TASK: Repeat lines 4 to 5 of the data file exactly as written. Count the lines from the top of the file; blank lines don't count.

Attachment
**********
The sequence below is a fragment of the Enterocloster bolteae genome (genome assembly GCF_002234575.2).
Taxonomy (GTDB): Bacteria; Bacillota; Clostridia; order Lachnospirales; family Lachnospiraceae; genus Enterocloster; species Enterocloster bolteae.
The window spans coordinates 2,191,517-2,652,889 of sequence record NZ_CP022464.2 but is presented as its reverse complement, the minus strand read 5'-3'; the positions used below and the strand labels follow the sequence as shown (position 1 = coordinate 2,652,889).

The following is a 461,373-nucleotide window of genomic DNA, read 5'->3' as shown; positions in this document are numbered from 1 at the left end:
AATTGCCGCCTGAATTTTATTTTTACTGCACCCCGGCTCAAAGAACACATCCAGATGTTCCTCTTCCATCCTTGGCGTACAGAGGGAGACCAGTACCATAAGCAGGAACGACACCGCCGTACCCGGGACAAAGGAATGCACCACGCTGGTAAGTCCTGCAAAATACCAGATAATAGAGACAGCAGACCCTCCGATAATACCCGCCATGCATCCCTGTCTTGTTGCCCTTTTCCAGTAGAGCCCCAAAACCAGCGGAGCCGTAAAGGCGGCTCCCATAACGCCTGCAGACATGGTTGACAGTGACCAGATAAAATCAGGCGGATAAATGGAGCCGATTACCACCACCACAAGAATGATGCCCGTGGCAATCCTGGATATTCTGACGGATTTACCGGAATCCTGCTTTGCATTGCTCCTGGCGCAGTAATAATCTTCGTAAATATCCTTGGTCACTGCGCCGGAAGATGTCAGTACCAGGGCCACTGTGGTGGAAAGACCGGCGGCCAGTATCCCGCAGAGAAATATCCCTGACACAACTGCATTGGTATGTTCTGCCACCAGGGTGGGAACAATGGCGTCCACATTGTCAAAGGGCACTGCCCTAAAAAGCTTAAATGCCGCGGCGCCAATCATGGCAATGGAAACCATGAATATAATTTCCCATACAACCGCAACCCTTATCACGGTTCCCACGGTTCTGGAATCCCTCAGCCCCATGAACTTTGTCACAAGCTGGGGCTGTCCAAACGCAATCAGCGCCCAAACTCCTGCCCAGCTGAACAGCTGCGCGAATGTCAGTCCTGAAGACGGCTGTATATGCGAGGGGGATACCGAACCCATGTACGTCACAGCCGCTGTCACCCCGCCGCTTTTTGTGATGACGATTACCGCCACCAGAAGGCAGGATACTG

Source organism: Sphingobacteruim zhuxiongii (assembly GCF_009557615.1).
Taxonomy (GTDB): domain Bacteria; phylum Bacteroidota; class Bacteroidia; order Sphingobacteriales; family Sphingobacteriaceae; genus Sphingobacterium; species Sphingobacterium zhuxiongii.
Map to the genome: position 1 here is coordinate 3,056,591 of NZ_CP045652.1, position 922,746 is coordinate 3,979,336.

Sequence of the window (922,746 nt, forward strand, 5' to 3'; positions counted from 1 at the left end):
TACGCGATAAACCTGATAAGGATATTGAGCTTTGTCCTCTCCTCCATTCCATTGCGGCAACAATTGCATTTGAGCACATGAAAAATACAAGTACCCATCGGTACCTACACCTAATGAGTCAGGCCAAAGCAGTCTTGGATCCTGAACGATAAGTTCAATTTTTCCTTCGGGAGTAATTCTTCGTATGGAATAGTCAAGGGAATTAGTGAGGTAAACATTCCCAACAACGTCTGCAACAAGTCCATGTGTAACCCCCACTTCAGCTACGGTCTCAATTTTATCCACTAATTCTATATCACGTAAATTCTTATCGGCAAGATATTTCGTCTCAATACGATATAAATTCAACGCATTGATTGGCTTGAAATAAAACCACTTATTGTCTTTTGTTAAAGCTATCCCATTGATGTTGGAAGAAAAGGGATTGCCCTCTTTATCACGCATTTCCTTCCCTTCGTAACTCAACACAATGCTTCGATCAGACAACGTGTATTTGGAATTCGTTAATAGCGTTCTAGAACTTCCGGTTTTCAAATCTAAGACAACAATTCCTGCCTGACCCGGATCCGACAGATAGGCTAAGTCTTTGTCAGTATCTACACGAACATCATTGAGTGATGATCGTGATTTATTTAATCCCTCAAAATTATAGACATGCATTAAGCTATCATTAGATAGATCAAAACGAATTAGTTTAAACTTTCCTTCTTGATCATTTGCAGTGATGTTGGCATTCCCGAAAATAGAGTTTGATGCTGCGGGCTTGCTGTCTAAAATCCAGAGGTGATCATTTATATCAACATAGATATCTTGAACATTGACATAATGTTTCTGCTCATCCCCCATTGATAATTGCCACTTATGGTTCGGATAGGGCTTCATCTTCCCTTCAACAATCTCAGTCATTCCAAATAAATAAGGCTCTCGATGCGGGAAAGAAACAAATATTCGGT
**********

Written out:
The following is a 461,373-nucleotide window of genomic DNA, read 5'->3' as shown; positions in this document are numbered from 1 at the left end:
AATTGCCGCCTGAATTTTATTTTTACTGCACCCCGGCTCAAAGAACACATCCAGATGTTCCTCTTCCATCCTTGGCGTACAGAGGGAGACCAGTACCATAAGCAGGAACGACACCGCCGTACCCGGGACAAAGGAATGCACCACGCTGGTAAGTCCTGCAAAATACCAGATAATAGAGACAGCAGACCCTCCGATAATACCCGCCATGCATCCCTGTCTTGTTGCCCTTTTCCAGTAGAGCCCCAAAACCAGCGGAGCCGTAAAGGCGGCTCCCATAACGCCTGCAGACATGGTTGACAGTGACCAGATAAAATCAGGCGGATAAATGGAGCCGATTACCACCACCACAAGAATGATGCCCGTGGCAATCCTGGATATTCTGACGGATTTACCGGAATCCTGCTTTGCATTGCTCCTGGCGCAGTAATAATCTTCGTAAATATCCTTGGTCACTGCGCCGGAAGATGTCAGTACCAGGGCCACTGTGGTGGAAAGACCGGCGGCCAGTATCCCGCAGAGAAATATCCCTGACACAACTGCATTGGTATGTTCTGCCACCAGGGTGGGAACAATGGCGTCCACATTGTCAAAGGGCACTGCCCTAAAAAGCTTAAATGCCGCGGCGCCAATCATGGCAATGGAAACCATGAATATAATTTCCCATACAACCGCAACCCTTATCACGGTTCCCACGGTTCTGGAATCCCTCAGCCCCATGAACTTTGTCACAAGCTGGGGCTGTCCAAACGCAATCAGCGCCCAAACTCCTGCCCAGCTGAACAGCTGCGCGAATGTCAGTCCTGAAGACGGCTGTATATGCGAGGGGGATACCGAACCCATGTACGTCACAGCCGCTGTCACCCCGCCGCTTTTTGTGATGACGATTACCGCCACCAGAAGGCAGGATACTG